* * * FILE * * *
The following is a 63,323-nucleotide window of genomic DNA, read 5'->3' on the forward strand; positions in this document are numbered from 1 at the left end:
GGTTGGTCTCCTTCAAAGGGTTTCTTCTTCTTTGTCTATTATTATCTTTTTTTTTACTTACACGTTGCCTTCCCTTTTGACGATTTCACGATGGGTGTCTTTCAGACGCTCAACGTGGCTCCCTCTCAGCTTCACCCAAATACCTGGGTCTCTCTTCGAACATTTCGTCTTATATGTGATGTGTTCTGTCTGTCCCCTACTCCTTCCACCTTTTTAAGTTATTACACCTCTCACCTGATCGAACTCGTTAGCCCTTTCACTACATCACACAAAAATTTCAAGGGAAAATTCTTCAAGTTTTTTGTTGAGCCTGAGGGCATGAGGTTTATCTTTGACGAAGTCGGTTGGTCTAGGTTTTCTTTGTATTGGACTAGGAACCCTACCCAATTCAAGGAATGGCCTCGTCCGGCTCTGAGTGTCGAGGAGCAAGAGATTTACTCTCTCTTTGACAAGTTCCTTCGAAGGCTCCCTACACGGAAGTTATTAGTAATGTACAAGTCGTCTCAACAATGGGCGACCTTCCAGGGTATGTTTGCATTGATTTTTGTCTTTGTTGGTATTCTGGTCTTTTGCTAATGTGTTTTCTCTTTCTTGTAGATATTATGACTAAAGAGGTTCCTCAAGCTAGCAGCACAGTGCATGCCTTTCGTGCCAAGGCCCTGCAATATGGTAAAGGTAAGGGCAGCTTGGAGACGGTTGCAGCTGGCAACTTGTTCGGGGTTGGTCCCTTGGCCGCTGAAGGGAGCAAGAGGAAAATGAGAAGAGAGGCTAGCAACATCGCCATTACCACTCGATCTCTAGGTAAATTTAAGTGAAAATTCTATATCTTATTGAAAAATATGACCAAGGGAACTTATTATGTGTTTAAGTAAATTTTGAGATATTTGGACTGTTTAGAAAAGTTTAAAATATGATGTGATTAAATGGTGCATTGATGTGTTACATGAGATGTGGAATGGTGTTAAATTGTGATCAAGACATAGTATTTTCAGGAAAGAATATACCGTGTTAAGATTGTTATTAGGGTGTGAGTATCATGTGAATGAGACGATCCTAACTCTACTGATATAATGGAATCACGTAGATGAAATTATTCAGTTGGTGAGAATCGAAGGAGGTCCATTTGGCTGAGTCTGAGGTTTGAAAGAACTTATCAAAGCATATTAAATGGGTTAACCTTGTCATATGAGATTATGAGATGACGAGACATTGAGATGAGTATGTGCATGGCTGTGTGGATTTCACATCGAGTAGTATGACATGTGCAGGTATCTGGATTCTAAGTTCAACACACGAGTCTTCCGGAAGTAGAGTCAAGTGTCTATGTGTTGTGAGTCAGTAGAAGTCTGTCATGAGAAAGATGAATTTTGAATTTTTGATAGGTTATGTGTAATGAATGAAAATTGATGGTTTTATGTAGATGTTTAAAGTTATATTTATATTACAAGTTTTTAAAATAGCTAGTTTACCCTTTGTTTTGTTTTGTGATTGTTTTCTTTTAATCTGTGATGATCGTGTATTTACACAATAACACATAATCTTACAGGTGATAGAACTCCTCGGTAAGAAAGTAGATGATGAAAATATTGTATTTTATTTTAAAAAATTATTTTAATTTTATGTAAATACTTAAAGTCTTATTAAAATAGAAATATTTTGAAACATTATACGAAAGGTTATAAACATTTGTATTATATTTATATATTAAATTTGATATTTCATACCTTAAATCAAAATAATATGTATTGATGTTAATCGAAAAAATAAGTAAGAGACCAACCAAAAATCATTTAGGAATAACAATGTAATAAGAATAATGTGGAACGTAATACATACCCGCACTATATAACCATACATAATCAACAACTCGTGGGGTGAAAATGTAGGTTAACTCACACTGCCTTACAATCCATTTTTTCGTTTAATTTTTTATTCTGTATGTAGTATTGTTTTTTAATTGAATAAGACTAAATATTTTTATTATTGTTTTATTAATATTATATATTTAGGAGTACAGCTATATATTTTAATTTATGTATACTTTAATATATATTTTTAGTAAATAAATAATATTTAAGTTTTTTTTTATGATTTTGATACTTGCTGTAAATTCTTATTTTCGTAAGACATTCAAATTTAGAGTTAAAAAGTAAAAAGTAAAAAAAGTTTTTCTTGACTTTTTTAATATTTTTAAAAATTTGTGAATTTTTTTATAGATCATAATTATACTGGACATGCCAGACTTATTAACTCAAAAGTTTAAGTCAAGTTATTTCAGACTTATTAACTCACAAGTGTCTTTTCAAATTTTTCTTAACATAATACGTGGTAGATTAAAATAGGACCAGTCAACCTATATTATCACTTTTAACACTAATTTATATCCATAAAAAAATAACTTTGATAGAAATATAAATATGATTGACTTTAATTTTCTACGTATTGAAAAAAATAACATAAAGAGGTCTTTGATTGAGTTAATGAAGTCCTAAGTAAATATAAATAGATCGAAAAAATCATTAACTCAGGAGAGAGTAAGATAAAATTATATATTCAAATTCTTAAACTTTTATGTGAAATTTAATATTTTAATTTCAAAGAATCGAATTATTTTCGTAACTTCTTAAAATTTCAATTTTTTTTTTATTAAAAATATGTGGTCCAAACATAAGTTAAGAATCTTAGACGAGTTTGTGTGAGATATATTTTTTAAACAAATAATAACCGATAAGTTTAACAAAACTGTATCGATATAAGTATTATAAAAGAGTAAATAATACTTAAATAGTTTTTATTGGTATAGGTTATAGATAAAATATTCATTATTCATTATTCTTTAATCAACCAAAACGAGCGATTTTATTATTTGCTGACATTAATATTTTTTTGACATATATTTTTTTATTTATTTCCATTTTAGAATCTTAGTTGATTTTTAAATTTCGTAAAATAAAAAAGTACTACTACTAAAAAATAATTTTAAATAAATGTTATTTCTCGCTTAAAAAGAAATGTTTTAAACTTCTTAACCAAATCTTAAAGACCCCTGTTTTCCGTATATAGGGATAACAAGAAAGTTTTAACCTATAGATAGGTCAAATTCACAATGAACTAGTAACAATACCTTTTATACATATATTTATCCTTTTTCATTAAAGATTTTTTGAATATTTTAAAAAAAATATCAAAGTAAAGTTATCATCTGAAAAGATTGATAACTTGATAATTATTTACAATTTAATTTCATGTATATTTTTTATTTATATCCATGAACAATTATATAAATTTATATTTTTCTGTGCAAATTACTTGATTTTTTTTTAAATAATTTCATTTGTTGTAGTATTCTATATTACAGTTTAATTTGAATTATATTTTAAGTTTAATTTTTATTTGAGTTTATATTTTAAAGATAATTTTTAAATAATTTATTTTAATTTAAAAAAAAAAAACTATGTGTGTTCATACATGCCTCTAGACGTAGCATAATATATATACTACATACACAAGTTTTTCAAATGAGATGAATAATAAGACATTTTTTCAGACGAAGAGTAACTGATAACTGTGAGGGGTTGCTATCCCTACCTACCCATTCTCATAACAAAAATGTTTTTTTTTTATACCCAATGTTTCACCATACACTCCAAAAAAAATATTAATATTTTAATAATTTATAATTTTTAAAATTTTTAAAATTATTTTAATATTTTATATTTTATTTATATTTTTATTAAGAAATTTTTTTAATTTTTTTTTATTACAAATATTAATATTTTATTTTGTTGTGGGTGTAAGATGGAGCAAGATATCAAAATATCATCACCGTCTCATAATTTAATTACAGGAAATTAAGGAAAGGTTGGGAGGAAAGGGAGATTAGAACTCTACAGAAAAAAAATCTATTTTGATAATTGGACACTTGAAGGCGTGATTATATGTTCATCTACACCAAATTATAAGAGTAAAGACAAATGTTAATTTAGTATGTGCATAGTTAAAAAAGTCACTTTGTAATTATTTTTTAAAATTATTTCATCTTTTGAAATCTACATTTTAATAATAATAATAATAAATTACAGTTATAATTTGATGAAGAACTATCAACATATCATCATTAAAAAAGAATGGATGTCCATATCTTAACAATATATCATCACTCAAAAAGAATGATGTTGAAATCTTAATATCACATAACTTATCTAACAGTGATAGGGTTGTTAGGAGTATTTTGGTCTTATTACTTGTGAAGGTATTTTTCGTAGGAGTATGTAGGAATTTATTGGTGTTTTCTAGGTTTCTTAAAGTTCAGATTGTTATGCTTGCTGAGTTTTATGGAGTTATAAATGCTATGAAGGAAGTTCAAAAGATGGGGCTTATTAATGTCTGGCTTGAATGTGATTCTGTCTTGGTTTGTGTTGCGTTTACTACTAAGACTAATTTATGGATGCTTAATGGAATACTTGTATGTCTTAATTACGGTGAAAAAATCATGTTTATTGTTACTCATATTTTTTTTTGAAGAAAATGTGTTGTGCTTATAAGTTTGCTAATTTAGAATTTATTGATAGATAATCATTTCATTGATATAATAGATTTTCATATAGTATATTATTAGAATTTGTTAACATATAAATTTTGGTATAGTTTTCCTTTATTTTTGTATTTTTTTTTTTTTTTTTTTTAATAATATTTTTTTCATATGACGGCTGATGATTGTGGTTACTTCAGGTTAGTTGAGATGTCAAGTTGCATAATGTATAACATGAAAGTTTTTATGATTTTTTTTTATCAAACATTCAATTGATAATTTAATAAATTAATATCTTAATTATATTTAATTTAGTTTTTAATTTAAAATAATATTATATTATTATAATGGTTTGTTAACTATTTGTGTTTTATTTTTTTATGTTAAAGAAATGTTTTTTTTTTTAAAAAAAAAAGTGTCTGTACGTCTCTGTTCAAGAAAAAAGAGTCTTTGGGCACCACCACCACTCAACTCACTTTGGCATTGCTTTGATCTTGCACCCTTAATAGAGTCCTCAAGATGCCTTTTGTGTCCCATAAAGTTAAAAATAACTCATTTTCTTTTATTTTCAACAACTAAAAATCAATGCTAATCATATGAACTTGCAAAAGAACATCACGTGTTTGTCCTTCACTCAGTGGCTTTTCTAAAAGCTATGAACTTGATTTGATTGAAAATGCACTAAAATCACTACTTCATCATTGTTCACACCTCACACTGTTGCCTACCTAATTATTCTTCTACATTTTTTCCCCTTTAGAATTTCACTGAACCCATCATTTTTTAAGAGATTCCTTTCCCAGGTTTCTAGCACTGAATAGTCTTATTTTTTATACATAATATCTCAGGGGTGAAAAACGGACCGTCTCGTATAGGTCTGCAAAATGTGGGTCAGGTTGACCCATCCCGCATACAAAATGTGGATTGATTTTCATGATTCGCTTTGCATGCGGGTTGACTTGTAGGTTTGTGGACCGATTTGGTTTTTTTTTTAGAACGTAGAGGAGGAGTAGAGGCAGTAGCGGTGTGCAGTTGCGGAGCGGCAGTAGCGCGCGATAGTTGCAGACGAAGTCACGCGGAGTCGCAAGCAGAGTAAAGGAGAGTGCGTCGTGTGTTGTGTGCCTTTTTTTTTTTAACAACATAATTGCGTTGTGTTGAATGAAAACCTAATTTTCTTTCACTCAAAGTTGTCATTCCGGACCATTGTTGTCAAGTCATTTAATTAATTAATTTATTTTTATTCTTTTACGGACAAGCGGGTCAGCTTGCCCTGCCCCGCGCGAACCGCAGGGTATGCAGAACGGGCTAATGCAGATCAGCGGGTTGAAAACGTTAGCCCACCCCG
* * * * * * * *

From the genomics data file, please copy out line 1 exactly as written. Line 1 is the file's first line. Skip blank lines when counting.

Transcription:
The following is a 63,323-nucleotide window of genomic DNA, read 5'->3' on the forward strand; positions in this document are numbered from 1 at the left end: